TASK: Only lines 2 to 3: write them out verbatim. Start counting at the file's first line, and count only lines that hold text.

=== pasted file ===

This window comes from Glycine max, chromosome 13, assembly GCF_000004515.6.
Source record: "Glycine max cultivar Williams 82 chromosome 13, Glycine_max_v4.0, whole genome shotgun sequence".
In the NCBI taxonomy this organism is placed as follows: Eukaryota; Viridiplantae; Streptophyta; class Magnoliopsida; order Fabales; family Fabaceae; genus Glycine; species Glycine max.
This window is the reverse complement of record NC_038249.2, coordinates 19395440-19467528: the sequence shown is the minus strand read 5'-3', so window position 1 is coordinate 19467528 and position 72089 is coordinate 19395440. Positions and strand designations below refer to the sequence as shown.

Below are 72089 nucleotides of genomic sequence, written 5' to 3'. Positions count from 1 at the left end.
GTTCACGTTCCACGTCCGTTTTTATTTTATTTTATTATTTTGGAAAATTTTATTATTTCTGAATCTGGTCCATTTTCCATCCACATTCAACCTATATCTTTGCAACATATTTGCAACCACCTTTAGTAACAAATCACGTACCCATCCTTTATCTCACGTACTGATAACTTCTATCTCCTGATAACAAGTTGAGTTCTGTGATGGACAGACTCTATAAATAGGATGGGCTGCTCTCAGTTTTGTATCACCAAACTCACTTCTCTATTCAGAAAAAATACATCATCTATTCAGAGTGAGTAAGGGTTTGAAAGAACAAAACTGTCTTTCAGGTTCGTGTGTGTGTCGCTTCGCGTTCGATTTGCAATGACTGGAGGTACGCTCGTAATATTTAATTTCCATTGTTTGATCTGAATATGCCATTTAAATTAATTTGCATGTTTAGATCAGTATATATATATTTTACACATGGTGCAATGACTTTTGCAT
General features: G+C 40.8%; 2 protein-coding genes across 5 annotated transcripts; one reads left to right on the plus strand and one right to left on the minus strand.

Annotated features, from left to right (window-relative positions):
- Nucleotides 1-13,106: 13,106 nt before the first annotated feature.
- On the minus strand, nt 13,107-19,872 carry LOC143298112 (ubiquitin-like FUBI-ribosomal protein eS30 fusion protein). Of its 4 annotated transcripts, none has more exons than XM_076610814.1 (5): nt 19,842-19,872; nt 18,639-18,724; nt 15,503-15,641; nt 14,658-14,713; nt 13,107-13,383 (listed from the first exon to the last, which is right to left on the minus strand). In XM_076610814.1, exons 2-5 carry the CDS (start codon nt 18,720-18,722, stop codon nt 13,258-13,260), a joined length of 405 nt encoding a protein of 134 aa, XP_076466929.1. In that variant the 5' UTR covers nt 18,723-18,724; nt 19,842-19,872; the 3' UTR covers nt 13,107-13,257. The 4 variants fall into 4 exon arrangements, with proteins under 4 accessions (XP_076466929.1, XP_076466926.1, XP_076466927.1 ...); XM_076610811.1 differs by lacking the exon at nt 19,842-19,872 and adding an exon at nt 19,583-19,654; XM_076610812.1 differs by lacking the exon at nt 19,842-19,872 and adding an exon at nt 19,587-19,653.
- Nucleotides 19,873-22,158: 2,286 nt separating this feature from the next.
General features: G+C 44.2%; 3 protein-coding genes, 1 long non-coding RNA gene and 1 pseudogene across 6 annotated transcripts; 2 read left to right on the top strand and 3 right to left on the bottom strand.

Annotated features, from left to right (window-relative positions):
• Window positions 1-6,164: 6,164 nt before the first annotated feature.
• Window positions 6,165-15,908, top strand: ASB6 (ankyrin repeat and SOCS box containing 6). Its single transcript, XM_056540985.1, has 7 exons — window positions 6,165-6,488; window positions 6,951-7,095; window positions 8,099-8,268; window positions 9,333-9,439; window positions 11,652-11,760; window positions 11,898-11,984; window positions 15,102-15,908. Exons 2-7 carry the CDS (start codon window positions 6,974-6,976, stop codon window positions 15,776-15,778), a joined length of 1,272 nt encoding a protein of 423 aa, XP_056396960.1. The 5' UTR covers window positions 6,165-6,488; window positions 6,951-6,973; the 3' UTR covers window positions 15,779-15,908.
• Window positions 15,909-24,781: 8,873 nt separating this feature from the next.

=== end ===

Source record: "Glycine max cultivar Williams 82 chromosome 13, Glycine_max_v4.0, whole genome shotgun sequence".
In the NCBI taxonomy this organism is placed as follows: Eukaryota; Viridiplantae; Streptophyta; class Magnoliopsida; order Fabales; family Fabaceae; genus Glycine; species Glycine max.